I don’t know if you’d call it flop sweat we’re seeing from the mayor this week. You’d need a certain degree of self-awareness about your personal shortcomings and failings to be able to generate the necessary unease that comes from the realization you just might be participating in a grand fiasco. Rob Ford has never struck me as someone possessing that kind of personal insight.
Everything’s fine. Business as usual. Nothing to see here. Everybody move on.
But there is a certain frantic element to his approach this week. At least as frantic as you can get when your workday begins at noonish. In reaction to the crack smoking allegations swirling around him, Mayor Ford and what’s left of his brain trust have come up with a plan to make it look like he’s just going about conducting city business, just like normal, just like he always has. Everything’s fine. Business as usual. Yaddie, yaddie, yaddie.
What’s really striking to me, though, is how the activities and events that have made up the mayor’s schedule this week reflect what he perceives to be a mayor’s job. On Tuesday, he led a walkthrough of Toronto Community Housing apartment, vowing to get a few things fixed up with a week’s turnaround. Yesterday, he peered down from the Dufferin Street bridge which has been slated to close for repairs next week. In between, he appeared a Tim Horton’s to kick of Camp Day and stuck a magnet on mural in Scarborough.
Oh, and he did some flat out campaigning while he was at it, taking shots at council colleagues who’d attended the Federation of Canadian Municipalities in Vancouver last weekend and slamming the previous mayor for not investing in infrastructure. “We have filled approximately 200,000 potholes this year,” Mayor Ford told the press gathering on the bridge. “The 2013 budget is an infrastructure budget,” he claimed.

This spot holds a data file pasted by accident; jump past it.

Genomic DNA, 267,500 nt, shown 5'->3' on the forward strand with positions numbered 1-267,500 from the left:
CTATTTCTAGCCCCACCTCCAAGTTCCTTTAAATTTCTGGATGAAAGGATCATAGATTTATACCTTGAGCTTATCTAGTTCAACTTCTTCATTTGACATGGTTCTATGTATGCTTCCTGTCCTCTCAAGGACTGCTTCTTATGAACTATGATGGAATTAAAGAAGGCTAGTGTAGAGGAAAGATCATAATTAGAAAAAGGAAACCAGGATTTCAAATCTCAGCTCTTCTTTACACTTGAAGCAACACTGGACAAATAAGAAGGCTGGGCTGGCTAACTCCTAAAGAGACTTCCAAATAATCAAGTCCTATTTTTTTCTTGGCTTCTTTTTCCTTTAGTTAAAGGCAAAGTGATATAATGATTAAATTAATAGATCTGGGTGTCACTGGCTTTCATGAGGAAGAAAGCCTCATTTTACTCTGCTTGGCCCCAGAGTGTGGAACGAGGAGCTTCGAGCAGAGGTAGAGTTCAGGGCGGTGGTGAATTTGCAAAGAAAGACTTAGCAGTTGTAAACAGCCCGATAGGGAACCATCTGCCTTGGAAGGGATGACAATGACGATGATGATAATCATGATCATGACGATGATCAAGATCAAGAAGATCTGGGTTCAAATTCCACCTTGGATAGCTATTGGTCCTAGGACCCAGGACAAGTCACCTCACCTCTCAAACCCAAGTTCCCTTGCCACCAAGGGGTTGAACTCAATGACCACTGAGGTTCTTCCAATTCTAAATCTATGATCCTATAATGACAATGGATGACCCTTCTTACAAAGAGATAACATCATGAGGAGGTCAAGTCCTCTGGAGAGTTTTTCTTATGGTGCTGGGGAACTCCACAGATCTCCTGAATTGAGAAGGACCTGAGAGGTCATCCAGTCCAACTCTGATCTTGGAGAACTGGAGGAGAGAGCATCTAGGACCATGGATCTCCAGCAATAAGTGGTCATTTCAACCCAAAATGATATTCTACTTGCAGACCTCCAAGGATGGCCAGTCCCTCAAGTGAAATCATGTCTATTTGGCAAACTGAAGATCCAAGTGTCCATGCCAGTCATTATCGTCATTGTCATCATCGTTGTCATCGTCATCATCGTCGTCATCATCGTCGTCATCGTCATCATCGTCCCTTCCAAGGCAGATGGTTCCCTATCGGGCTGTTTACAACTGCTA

Citizens! May I present to you our mayor of potholes.
None of this struck me as being particularly mayoral. A dedicated effort to reassume control of the city’s agenda. Aside from the PR stuff, staff could’ve accomplished what the mayor did. In terms of the bridge, they already had. This was nothing more than Mayor Ford re-visiting his days as a maverick councillor.
I expect more from the mayor of Toronto. Some sort of overall vision for the city they lead not micromanaging tenants’ complaints and road repairs. Big picture stuff, like transit, planning, economic well being. But Mayor Ford gave up on those kinds of files long ago, sticking to his bread and butter of nitpicking and fault finding. Easier to fit into a five hour workday, I guess.
And maybe that’s the real political divide in Toronto. It isn’t between the downtown versus the suburbs or left versus right. There are those who expect their mayor to personally answer their phone calls and emails, come out to their house to adjudicate a dispute with their neighbour, rescue their cat from a tree, and those who think there’s a process in place to deal with such matters and city staff to sort through them.
A custodian of our city streets versus a custodian of civic aspirations.
That’s an awfully prickly and fundamental divide to try and bridge.
— demandingly submitted by Cityslikr